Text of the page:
30F and 29.97fps progressive BluRay Export at DVinfo.net

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Old February 21st, 2008, 09:53 PM   #1
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30F and 29.97fps progressive BluRay Export

I'm shooting 30F, that's 1080p30. In Adobe Premiere CS3, I can only encode 1080i with 29.97fps. It won't let me encode in Progressive mode. Would there be any quality loss or impact if I author a 29.97fps interlaced video but the source is 30F?

Thanks
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Old February 22nd, 2008, 05:58 AM   #2
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What is the original format? Like DVCPRO HD, it does say 1080/30p and 720/30p and all of that but it is actually 29.97 most of the time.

Thought when I shot 720/24p (actually 23.976), when I put it on DVD, I transcoded it to 720/60i first before I placed it in Encore.
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Old February 22nd, 2008, 05:59 AM   #3
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Oh, by the way, for Blu-ray, I think you can burn it as 30f and Blu-ray players would play it as 29.97 if the parameters in the player is set right.
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Old February 27th, 2008, 09:56 AM   #4
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Taky,

Go to the Adobe website and search for PRESETS and Canon 30F. For whatever reason they were available for CS2 but not included in CS3.

Since I found this, it made my life so much easier!

BTW, get all the presets that should be a group of files. Follow the directions and don't skip any steps and you should be all good!
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Old February 27th, 2008, 10:24 AM   #5
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Ryan, thanks for your response. My question was about exporting to Bluray in 1080p30 not editing. I already have the Canon preset downloaded.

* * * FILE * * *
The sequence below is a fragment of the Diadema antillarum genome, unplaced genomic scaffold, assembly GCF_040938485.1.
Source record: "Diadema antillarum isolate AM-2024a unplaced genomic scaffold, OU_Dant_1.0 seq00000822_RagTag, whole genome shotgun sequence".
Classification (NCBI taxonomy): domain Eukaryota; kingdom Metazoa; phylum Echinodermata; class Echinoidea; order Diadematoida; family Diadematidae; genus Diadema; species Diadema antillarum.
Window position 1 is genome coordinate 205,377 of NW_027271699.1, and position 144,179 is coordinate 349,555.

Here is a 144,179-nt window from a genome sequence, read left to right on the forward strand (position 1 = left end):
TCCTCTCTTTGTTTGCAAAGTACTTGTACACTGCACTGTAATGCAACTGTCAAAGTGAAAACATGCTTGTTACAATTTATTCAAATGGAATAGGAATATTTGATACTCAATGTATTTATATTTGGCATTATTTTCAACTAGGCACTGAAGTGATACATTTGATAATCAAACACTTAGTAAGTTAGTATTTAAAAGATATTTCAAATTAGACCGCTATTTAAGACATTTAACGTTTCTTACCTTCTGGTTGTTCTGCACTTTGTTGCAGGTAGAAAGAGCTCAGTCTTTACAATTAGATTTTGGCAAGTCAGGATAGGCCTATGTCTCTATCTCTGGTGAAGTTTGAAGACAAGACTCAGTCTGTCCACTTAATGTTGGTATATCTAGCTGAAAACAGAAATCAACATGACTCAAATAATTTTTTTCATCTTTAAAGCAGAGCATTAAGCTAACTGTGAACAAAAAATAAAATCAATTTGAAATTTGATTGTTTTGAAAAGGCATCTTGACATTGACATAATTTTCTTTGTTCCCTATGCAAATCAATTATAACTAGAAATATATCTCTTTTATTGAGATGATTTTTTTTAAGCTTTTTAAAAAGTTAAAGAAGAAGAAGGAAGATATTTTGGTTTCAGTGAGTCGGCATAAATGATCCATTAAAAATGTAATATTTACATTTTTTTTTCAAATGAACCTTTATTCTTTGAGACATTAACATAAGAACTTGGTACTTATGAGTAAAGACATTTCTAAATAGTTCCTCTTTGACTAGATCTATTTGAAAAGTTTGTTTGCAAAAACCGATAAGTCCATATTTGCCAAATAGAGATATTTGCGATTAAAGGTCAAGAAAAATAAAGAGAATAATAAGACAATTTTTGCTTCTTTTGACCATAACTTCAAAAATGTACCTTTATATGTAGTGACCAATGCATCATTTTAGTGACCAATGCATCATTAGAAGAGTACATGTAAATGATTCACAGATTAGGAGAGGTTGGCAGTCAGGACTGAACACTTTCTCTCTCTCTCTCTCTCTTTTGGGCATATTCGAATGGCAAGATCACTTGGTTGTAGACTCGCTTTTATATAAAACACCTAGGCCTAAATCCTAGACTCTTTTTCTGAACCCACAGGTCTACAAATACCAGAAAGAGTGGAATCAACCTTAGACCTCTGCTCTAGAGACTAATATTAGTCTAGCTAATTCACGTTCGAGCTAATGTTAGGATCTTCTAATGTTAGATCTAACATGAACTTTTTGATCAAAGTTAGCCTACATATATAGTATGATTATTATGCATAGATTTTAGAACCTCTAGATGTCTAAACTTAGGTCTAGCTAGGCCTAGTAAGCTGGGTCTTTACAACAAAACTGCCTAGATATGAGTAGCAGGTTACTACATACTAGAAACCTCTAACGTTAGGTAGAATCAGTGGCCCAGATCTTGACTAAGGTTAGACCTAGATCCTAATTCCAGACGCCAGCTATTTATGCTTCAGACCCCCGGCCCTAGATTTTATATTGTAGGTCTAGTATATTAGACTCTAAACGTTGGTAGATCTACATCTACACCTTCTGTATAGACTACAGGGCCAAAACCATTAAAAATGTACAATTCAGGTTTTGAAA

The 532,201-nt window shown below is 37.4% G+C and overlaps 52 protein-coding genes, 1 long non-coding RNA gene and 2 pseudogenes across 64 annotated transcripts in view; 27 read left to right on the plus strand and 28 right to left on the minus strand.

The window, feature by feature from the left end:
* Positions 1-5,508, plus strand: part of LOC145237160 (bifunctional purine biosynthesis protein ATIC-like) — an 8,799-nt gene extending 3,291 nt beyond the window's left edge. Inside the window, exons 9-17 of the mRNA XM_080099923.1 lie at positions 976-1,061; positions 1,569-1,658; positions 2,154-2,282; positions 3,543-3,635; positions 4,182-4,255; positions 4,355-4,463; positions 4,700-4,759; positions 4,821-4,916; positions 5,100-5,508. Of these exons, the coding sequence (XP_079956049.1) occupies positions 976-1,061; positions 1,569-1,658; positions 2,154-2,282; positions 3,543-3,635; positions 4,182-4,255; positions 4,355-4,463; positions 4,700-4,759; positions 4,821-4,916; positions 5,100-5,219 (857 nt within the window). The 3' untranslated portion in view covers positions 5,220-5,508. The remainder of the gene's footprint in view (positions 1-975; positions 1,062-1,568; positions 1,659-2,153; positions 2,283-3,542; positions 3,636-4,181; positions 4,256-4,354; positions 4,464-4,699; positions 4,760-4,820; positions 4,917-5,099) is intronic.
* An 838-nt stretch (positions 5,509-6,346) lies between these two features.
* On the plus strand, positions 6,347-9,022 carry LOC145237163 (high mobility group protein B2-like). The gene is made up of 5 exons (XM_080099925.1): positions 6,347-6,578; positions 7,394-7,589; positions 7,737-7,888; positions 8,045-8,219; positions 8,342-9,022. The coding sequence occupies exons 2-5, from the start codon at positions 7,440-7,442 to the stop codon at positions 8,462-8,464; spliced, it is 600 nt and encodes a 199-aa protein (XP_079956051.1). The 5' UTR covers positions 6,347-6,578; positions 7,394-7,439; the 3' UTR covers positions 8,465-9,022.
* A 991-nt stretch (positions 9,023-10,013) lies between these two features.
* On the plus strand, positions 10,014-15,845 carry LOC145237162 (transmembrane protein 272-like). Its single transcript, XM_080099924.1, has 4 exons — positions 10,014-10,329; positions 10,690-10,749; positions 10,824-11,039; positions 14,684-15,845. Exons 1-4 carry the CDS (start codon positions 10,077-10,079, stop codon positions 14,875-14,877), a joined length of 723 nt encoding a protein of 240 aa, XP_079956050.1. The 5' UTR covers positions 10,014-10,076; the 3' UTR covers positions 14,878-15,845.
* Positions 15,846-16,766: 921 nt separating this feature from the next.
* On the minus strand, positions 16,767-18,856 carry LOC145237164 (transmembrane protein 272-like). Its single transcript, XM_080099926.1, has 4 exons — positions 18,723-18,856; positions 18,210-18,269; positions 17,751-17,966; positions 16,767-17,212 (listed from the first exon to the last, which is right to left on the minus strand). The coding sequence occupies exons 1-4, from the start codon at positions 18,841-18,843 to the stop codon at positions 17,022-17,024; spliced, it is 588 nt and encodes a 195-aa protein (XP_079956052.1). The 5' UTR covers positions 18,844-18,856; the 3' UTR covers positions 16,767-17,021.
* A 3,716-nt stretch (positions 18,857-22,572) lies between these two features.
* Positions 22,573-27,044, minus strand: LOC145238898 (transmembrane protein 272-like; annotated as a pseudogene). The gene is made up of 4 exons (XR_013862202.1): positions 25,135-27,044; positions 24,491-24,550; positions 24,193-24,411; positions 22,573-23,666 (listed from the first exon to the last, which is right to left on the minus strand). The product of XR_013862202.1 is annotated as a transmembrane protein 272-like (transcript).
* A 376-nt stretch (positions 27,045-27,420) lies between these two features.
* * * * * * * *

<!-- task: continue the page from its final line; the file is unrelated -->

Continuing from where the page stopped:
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Old February 27th, 2008, 11:08 AM   #6
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Taky,

gotcha, sorry about that, but I do want to add...

I have found BluRay burned discs to greatly differ depending on the TV.

There are some newer LCD HDTVs that tout the 120hz technology as well as the "ability to display 24p". But the disc is 29.97.... ? In my opinion, they make BluRay discs look poor, almost like a Soap Opera. Very disappointed. When those options are turned off, the BluRay disc looks much better, despite the 1080i encode. I haven't encountered any other issues despite the lack of 1080p.
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Old February 27th, 2008, 11:47 AM   #7
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I only worry if the source video is 1080p and now I encode to 1080i that I will lost half the resolution.
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Old March 7th, 2008, 04:03 PM   #8
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On a similar note, I have a 1280x720 29.97 FPS quicktime animation file, provided to me from a client that I need to get onto a bluray. Encore CS3 does not appear to have preset for this. I can only choose 23.97FPS or 59.97 frames per second. I see a 3rd option of 29.97fps which would seem to be the one I need but when I select this it forces the resolution to 720x480. There seems to be no provision for 720p 30/29.97 fps footage. Anyone else seeing this?